Because of the war, Syria’s telecommunications infrastructure is damaged and highly decentralised, even if the situation has improved in 2018. Shelling and sabotage have led to its damage, which has affected the Internet and power connections in several provinces (the most affected are: Idlib, Aleppo, Dayr al-Zawr, Raqqa, Dar‘a, Quneitra, formerly under opposition groups or under IS control). People living near the Northern border often rely on Turkish mobile Internet beamed in from across the border, or in very few cases, on expensive satellite connections (VSAT), which are prohibited, although in reality they are heavily employed due to the damage of the telecom infrastructure. Authorities regularly shut down Internet access to prevent the dissemination of information, particularly before and during military operations.
Turkey is gradually expanding its reach and influence in the north-western part of Syria, in what is known as the Euphrates Shield Area, which fell under its control in 2016. Historically, Syrians and Turks in the border region have long been closely linked. Geographically, this area is generally flat, so signals from Turkish phone operators have always been accessible in Syria. However, with the enduring conflict and the deterioration of infrastructures, the citizens of the Aleppo countryside have started depending mainly on the Turkish networks, which cover areas within the Syrian border, most notably Turkcell, Avea and Vodafone. In July 2018, according to Enab Baladi, an opposition media organisation, the Turkish telecommunication company Türk Telekom, has opened its first customer service centre in the town of A‘zaz, North of Aleppo. It has also established offices for the Turkish postal services there, along with several other services and infrastructures. Enab Baladi’s correspondent in the Aleppo countryside has described that the cell towers placed in al-Bab and A‘zaz, both located North of Aleppo, were reinforced with 4.5G Internet.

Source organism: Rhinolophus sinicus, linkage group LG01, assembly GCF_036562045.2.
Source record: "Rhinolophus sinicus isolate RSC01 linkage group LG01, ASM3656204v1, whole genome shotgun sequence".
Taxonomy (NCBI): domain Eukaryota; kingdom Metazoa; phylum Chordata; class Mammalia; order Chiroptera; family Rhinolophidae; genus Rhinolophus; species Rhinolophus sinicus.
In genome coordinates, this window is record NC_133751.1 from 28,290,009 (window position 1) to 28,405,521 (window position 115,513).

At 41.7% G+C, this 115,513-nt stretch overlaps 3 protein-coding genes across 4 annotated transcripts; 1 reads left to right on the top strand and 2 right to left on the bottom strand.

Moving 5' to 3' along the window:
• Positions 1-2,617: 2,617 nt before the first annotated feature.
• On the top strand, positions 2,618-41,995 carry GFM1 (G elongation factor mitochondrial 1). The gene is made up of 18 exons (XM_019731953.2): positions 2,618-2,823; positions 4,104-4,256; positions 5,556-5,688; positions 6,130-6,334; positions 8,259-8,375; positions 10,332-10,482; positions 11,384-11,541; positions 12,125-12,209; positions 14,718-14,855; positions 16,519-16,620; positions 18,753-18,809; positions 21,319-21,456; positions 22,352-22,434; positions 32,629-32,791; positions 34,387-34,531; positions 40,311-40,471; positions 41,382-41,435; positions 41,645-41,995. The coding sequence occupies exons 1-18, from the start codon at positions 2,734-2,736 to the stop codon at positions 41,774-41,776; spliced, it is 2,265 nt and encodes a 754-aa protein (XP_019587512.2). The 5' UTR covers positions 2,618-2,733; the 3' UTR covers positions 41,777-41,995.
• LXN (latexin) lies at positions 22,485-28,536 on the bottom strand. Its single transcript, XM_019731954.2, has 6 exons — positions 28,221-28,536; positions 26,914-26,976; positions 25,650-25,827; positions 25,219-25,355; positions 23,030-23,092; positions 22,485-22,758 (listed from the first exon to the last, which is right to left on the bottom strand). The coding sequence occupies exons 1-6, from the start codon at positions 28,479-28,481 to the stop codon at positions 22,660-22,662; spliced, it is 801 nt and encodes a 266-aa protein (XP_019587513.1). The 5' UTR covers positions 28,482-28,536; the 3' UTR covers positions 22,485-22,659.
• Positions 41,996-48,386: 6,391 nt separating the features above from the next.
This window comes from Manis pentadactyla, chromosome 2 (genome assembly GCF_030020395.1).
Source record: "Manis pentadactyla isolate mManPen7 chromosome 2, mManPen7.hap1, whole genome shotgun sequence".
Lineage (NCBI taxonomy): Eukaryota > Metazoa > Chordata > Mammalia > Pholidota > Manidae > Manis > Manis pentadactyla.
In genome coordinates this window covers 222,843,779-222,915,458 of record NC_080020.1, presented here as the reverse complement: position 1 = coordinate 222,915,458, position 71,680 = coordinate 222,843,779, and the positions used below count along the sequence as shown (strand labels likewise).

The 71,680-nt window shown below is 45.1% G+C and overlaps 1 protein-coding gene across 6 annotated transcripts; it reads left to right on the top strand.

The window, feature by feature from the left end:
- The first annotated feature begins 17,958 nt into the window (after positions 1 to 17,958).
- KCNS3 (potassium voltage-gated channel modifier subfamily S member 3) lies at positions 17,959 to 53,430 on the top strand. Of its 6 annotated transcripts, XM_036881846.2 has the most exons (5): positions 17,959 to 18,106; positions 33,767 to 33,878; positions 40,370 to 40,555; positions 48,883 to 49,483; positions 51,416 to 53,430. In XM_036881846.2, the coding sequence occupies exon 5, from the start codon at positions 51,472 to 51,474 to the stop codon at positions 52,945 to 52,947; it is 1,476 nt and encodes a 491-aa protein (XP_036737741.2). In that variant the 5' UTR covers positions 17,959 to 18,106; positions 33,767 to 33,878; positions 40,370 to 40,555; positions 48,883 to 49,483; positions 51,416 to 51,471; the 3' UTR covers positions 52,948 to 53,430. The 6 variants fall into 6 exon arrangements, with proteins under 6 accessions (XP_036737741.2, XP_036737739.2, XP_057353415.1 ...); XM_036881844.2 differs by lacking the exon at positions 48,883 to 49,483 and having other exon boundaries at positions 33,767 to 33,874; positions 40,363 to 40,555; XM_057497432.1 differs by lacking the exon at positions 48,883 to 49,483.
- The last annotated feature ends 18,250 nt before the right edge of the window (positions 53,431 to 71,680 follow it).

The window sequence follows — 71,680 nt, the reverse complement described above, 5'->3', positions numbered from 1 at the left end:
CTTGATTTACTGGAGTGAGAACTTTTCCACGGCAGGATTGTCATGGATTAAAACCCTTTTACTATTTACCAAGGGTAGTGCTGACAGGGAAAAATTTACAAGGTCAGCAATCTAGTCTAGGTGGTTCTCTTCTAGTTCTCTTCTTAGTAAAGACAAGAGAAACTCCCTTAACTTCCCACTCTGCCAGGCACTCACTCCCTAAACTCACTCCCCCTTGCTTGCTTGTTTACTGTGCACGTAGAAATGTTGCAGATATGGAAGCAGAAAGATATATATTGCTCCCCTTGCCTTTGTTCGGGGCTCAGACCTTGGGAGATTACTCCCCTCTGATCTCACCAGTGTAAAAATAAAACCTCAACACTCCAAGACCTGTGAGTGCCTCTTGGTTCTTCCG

In June 2018, the UK-based al-Marsad al-suri li-huquq al-insan (Syrian Observatory for Human Rights), reported that Turkcell started to install a mobile communications tower in the Idlib countryside, following the completion of the Turkish military’s observation posts running from Aleppo to Hama. On the phone tower there is a sign saying: “This tower was installed to provide network coverage for the Turkish forces who are distributed at several observation posts in the countryside of Idlib, Hama and in the countryside of Aleppo.”